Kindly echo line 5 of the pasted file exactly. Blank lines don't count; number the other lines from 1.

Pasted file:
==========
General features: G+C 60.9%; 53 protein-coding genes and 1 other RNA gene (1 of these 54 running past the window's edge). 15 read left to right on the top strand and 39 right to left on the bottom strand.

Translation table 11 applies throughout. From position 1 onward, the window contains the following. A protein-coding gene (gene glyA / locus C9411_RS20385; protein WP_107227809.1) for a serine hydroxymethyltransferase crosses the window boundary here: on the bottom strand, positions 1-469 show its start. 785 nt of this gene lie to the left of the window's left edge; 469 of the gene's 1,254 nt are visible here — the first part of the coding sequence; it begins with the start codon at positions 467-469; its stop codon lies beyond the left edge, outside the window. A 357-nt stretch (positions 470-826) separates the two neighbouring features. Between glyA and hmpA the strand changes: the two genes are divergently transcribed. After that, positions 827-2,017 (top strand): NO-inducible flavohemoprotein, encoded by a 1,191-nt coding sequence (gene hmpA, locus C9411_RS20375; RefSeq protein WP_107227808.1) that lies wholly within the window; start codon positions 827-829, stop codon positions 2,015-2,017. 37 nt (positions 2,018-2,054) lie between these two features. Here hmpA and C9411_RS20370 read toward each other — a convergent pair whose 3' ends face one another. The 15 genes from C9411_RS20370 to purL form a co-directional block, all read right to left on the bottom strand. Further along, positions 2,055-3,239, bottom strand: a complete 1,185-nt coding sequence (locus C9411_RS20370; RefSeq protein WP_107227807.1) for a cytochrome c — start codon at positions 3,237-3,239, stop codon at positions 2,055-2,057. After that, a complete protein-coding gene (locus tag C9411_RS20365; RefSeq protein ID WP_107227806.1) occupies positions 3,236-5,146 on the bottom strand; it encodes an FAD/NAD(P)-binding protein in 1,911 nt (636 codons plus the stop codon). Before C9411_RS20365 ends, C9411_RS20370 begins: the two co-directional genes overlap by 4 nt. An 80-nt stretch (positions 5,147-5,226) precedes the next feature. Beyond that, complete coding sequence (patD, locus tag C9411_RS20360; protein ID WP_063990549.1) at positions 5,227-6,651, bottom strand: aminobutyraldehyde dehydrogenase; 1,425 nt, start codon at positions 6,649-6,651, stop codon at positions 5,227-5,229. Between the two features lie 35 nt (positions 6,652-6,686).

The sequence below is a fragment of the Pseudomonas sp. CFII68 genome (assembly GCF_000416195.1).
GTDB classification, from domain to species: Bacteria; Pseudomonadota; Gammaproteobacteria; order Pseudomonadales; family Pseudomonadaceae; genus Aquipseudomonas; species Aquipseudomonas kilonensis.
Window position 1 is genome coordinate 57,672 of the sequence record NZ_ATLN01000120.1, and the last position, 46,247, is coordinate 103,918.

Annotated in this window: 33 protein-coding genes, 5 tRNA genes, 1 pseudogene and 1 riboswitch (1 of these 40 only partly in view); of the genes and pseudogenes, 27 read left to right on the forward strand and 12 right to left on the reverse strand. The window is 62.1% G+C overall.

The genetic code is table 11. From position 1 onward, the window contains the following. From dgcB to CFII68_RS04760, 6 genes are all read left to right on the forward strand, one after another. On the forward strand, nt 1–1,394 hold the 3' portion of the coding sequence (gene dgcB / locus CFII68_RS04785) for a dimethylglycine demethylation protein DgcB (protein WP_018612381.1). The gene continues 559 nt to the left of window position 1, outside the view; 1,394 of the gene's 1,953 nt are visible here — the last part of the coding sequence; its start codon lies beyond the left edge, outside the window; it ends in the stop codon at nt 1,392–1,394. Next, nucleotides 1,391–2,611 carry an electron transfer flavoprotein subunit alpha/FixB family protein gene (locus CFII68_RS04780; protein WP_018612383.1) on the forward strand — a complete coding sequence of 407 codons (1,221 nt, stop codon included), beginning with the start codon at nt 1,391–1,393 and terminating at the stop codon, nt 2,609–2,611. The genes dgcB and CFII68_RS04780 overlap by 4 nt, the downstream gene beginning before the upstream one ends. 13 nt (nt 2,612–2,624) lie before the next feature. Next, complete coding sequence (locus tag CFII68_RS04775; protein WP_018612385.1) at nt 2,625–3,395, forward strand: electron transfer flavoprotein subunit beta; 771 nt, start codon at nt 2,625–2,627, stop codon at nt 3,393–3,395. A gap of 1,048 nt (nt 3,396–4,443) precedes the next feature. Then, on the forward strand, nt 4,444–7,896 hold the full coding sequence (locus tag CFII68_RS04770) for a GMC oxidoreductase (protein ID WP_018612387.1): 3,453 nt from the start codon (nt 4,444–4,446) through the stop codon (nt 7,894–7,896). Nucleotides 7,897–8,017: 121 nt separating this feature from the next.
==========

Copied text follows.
Window position 1 is genome coordinate 57,672 of the sequence record NZ_ATLN01000120.1, and the last position, 46,247, is coordinate 103,918.